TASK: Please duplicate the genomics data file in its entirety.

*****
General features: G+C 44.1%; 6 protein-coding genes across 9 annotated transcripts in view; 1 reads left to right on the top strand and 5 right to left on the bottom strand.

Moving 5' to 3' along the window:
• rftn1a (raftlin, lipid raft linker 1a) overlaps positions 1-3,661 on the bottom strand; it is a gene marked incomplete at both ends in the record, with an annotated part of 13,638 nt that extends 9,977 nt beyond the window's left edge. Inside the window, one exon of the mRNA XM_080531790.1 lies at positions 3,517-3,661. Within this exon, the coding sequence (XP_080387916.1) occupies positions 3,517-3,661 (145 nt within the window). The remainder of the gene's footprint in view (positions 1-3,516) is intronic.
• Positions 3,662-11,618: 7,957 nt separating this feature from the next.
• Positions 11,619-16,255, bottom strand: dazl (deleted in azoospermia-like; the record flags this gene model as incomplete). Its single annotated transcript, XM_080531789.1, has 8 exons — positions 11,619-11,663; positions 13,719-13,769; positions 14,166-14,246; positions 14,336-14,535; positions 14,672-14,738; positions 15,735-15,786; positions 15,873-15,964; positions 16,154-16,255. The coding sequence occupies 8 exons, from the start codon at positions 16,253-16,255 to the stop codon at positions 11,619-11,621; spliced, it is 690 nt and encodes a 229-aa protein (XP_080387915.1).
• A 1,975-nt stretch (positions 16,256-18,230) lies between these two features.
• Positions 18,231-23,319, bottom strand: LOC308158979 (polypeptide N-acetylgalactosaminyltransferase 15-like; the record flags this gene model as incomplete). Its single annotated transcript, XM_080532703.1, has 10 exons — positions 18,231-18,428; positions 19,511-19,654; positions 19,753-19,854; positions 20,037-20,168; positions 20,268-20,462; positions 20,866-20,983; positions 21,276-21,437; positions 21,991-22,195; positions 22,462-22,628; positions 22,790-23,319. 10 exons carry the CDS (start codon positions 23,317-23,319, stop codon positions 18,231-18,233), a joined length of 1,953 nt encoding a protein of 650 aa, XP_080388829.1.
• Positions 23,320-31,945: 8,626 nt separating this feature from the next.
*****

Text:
General features: G+C 44.1%; 6 protein-coding genes across 9 annotated transcripts in view; 1 reads left to right on the top strand and 5 right to left on the bottom strand.

Moving 5' to 3' along the window:
• rftn1a (raftlin, lipid raft linker 1a) overlaps positions 1-3,661 on the bottom strand; it is a gene marked incomplete at both ends in the record, with an annotated part of 13,638 nt that extends 9,977 nt beyond the window's left edge. Inside the window, one exon of the mRNA XM_080531790.1 lies at positions 3,517-3,661. Within this exon, the coding sequence (XP_080387916.1) occupies positions 3,517-3,661 (145 nt within the window). The remainder of the gene's footprint in view (positions 1-3,516) is intronic.
• Positions 3,662-11,618: 7,957 nt separating this feature from the next.
• Positions 11,619-16,255, bottom strand: dazl (deleted in azoospermia-like; the record flags this gene model as incomplete). Its single annotated transcript, XM_080531789.1, has 8 exons — positions 11,619-11,663; positions 13,719-13,769; positions 14,166-14,246; positions 14,336-14,535; positions 14,672-14,738; positions 15,735-15,786; positions 15,873-15,964; positions 16,154-16,255. The coding sequence occupies 8 exons, from the start codon at positions 16,253-16,255 to the stop codon at positions 11,619-11,621; spliced, it is 690 nt and encodes a 229-aa protein (XP_080387915.1).
• A 1,975-nt stretch (positions 16,256-18,230) lies between these two features.
• Positions 18,231-23,319, bottom strand: LOC308158979 (polypeptide N-acetylgalactosaminyltransferase 15-like; the record flags this gene model as incomplete). Its single annotated transcript, XM_080532703.1, has 10 exons — positions 18,231-18,428; positions 19,511-19,654; positions 19,753-19,854; positions 20,037-20,168; positions 20,268-20,462; positions 20,866-20,983; positions 21,276-21,437; positions 21,991-22,195; positions 22,462-22,628; positions 22,790-23,319. 10 exons carry the CDS (start codon positions 23,317-23,319, stop codon positions 18,231-18,233), a joined length of 1,953 nt encoding a protein of 650 aa, XP_080388829.1.
• Positions 23,320-31,945: 8,626 nt separating this feature from the next.